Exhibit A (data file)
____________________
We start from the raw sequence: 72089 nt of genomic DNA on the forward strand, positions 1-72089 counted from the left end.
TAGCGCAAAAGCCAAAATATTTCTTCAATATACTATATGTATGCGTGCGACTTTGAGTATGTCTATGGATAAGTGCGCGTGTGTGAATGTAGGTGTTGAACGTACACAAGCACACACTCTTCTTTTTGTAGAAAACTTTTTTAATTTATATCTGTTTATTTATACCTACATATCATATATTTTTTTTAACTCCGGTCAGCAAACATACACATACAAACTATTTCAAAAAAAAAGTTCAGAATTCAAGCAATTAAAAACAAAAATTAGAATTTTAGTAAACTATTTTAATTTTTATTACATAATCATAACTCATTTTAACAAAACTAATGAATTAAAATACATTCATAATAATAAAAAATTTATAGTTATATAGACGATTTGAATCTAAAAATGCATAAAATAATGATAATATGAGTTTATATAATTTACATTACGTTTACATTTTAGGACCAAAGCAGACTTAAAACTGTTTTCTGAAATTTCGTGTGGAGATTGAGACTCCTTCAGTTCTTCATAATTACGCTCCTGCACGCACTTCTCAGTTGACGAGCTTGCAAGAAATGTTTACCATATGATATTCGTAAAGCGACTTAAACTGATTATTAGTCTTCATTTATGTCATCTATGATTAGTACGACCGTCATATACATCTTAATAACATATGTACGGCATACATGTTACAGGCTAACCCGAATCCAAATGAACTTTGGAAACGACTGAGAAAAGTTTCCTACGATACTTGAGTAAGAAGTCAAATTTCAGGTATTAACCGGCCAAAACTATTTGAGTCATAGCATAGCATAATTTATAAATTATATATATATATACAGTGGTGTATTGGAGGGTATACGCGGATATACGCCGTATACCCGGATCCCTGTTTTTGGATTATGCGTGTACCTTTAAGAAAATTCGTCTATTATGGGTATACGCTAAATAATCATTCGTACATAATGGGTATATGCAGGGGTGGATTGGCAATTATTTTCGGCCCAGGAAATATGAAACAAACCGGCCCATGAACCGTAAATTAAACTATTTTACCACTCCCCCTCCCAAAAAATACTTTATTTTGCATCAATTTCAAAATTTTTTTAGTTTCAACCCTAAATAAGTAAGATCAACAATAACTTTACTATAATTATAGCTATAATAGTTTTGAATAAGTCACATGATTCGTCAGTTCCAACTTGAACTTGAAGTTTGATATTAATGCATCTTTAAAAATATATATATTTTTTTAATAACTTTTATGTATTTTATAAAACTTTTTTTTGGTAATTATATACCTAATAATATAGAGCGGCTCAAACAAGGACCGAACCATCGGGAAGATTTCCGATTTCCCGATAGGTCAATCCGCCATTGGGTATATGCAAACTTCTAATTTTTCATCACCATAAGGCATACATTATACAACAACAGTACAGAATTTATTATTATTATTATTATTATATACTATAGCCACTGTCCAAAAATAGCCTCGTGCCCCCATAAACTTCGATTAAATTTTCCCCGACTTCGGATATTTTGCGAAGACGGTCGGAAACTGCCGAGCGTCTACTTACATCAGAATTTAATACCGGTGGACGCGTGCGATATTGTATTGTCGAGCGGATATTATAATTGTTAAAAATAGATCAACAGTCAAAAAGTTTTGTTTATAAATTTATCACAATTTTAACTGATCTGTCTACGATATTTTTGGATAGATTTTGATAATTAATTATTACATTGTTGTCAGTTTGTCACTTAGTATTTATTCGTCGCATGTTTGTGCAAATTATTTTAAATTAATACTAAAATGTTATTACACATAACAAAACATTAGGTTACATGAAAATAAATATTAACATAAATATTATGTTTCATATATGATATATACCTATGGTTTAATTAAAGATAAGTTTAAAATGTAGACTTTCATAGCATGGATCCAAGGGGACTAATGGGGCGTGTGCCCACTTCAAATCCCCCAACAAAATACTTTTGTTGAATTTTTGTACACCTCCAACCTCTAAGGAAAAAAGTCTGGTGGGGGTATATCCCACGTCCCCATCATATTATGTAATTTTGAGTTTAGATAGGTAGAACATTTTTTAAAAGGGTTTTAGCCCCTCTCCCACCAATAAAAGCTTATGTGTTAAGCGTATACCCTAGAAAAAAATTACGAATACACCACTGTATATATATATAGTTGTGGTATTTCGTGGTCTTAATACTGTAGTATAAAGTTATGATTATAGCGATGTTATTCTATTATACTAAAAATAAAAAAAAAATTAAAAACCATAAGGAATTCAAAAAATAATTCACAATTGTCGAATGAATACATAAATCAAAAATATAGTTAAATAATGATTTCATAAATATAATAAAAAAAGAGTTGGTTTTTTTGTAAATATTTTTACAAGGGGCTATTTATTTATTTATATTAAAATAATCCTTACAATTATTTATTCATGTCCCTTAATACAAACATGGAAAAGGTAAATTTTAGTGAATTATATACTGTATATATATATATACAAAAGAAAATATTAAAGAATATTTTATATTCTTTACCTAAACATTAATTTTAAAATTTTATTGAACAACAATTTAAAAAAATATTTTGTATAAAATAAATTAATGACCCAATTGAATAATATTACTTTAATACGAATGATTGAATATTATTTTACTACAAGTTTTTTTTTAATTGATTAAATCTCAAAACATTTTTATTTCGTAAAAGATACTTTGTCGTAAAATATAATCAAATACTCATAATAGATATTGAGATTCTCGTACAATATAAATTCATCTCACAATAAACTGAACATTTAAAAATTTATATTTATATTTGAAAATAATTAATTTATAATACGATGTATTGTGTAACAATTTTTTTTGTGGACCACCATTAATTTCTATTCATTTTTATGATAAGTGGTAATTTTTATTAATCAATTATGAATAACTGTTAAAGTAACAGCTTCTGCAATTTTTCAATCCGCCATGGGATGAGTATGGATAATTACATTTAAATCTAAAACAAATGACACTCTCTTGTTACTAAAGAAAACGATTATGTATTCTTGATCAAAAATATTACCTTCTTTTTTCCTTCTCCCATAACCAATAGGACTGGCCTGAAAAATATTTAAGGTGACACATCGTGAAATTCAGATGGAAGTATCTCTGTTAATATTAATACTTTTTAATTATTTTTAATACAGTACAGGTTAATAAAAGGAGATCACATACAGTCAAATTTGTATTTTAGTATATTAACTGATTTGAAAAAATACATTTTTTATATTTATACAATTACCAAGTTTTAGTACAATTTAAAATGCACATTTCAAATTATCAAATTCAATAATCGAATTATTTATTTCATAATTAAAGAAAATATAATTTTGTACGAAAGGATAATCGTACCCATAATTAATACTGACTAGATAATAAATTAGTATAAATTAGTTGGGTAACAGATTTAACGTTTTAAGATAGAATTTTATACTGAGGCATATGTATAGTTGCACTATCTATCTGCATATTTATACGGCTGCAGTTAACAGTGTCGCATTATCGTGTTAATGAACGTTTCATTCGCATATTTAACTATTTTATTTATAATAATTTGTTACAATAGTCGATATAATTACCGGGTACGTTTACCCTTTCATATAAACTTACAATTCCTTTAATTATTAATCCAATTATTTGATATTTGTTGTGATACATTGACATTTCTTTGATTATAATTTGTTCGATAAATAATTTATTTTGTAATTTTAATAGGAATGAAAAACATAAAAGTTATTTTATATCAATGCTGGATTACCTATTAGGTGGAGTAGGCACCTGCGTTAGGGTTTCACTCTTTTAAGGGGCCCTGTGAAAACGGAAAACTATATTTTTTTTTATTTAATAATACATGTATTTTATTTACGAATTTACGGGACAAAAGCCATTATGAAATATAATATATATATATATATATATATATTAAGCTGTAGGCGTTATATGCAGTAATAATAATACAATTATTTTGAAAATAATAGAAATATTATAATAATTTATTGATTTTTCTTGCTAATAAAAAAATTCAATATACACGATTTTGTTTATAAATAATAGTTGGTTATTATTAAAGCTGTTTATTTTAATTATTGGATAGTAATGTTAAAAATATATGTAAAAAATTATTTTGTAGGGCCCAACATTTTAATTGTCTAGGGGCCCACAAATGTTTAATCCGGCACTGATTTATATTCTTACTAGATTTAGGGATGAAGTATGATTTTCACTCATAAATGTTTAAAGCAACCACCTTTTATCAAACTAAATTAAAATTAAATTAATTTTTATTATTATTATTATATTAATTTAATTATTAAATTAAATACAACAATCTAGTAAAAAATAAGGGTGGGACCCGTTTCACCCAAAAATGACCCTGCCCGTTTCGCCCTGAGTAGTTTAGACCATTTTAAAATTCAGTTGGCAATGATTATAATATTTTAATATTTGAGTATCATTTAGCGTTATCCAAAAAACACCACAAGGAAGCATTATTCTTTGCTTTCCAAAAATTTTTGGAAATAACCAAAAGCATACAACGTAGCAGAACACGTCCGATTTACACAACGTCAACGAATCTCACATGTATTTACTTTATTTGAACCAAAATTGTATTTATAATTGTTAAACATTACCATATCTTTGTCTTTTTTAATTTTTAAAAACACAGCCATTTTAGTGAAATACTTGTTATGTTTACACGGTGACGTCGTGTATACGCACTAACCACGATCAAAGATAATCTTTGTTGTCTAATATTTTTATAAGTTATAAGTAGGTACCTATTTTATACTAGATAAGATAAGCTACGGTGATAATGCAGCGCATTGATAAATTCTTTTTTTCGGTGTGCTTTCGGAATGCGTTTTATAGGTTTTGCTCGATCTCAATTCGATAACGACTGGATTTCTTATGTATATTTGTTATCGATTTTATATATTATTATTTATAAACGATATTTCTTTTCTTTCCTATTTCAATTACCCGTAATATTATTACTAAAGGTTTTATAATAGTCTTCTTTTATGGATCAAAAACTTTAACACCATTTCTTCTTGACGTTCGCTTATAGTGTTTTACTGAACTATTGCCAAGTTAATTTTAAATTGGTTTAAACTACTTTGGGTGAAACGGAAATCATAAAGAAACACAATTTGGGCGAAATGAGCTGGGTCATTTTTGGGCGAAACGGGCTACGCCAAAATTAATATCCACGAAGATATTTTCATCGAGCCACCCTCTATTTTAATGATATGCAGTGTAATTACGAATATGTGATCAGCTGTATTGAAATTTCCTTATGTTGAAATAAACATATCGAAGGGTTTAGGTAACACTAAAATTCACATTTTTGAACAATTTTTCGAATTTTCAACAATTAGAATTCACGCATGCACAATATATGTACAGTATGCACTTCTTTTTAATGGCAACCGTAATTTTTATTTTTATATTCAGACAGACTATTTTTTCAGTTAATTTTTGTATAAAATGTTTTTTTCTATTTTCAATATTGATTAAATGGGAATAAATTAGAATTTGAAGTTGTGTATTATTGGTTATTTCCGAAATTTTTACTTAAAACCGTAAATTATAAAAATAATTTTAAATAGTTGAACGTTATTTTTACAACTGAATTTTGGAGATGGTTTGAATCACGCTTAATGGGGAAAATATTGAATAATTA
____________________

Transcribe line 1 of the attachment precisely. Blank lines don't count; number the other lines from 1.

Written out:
We start from the raw sequence: 72089 nt of genomic DNA on the forward strand, positions 1-72089 counted from the left end.